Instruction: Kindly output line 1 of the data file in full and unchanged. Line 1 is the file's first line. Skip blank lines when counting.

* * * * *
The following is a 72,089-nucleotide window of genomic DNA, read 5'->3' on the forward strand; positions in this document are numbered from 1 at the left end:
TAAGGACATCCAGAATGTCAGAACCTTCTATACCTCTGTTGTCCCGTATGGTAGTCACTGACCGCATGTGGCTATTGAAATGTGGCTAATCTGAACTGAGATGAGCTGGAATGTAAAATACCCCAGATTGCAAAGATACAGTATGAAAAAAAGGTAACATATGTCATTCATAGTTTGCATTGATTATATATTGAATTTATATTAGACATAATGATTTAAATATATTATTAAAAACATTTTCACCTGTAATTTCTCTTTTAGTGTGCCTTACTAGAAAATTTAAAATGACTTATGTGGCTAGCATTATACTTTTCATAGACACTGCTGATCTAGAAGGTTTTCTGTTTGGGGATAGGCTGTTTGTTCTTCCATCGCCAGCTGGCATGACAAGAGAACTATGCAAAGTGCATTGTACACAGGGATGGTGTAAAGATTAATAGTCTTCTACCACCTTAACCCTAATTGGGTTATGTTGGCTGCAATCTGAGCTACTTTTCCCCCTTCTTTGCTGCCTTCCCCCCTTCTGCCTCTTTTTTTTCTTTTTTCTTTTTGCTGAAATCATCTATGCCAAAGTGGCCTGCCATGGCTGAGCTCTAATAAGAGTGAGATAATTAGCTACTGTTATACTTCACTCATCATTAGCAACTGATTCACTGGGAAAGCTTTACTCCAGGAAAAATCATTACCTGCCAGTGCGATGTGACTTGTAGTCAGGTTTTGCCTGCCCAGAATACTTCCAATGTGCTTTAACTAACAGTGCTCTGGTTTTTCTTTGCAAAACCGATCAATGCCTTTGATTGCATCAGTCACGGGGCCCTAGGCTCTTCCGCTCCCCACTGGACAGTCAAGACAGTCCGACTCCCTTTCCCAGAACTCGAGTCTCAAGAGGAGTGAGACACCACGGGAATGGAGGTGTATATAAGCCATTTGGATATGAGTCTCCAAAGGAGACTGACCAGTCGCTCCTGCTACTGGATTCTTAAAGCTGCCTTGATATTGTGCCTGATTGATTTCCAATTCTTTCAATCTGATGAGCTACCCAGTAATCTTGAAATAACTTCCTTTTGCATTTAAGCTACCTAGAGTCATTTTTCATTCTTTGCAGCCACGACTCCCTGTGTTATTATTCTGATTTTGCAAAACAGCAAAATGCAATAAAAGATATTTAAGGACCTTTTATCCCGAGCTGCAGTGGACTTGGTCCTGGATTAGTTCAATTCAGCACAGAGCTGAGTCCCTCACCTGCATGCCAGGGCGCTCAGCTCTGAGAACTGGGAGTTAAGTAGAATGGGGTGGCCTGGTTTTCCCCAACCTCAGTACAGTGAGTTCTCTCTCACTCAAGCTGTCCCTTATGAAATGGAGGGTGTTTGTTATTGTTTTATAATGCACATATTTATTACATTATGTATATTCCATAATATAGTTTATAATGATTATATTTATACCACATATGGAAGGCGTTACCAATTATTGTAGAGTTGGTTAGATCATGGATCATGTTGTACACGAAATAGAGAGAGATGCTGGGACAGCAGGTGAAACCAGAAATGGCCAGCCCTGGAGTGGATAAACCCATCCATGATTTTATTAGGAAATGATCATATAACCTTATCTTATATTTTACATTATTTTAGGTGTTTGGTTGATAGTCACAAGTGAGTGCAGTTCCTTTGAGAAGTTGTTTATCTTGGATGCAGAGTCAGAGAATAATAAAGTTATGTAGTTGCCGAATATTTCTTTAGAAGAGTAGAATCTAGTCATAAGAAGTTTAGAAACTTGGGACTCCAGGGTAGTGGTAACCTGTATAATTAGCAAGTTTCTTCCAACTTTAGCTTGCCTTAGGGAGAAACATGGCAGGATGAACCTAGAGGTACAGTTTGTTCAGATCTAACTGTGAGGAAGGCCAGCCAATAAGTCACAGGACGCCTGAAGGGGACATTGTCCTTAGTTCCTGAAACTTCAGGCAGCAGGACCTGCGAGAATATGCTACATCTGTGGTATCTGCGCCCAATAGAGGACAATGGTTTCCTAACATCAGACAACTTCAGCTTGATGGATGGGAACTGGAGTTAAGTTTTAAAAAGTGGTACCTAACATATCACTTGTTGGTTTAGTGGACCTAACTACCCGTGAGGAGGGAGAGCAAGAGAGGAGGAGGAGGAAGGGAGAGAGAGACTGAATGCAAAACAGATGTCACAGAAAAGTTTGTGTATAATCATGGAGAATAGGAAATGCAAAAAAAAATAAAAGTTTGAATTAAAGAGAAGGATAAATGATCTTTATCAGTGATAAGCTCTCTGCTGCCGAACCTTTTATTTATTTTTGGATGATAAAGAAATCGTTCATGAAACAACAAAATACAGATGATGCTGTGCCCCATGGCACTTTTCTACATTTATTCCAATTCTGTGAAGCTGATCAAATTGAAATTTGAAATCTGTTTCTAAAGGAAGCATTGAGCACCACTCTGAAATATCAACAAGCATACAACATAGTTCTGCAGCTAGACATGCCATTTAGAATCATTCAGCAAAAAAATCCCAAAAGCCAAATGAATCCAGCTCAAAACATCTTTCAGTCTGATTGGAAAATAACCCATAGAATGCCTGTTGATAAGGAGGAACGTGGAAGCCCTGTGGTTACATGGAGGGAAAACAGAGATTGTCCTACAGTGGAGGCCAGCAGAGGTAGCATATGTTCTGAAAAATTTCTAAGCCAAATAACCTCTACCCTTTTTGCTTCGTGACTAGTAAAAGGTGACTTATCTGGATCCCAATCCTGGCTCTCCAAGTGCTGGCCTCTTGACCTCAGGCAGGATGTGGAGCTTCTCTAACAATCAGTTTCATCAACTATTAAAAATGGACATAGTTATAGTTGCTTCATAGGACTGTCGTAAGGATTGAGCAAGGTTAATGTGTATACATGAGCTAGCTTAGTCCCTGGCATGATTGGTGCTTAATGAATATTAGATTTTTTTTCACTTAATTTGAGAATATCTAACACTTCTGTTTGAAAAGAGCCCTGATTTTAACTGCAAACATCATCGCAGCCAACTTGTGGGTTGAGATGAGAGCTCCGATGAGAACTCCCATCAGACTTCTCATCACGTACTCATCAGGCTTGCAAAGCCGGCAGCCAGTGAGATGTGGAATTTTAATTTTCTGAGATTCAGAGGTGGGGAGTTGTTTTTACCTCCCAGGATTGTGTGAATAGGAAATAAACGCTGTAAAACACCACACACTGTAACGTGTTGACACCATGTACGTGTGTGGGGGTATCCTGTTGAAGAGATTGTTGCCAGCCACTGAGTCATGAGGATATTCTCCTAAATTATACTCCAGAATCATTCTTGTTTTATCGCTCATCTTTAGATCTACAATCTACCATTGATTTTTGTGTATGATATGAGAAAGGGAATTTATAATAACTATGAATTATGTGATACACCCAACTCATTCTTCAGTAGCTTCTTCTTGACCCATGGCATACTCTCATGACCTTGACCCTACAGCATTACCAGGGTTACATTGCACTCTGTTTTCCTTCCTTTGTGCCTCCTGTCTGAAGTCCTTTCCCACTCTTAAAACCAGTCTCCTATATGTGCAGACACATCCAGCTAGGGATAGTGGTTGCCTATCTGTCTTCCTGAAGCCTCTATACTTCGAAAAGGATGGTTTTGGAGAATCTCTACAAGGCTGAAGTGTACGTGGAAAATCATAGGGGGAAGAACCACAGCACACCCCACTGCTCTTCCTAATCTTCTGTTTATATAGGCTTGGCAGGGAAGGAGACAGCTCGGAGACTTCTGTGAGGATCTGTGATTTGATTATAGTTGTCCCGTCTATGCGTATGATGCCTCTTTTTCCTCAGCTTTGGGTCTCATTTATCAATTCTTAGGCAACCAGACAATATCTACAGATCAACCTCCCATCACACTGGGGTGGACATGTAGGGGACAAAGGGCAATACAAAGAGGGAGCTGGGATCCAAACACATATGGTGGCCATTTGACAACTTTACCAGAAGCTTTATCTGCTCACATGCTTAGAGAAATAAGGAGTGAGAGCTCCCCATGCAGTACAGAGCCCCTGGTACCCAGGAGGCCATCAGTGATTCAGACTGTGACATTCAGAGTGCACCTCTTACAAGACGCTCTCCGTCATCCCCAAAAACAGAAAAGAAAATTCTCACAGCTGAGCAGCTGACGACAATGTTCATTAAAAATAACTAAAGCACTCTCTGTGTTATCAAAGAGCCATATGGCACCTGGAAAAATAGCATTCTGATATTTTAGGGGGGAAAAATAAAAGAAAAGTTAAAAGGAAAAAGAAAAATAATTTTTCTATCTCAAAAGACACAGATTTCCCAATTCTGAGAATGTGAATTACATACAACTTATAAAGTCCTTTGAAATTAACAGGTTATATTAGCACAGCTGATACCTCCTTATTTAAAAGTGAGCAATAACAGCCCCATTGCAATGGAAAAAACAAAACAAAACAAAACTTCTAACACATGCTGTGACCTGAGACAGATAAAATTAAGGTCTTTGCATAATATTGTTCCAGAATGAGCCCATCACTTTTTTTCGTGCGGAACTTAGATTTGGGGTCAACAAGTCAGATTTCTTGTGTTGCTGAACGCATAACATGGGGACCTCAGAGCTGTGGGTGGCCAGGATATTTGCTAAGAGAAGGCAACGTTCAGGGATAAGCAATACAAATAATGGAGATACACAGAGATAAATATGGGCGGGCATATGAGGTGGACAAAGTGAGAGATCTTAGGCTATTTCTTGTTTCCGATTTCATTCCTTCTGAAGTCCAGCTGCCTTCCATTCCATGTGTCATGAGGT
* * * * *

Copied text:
The following is a 72,089-nucleotide window of genomic DNA, read 5'->3' on the forward strand; positions in this document are numbered from 1 at the left end: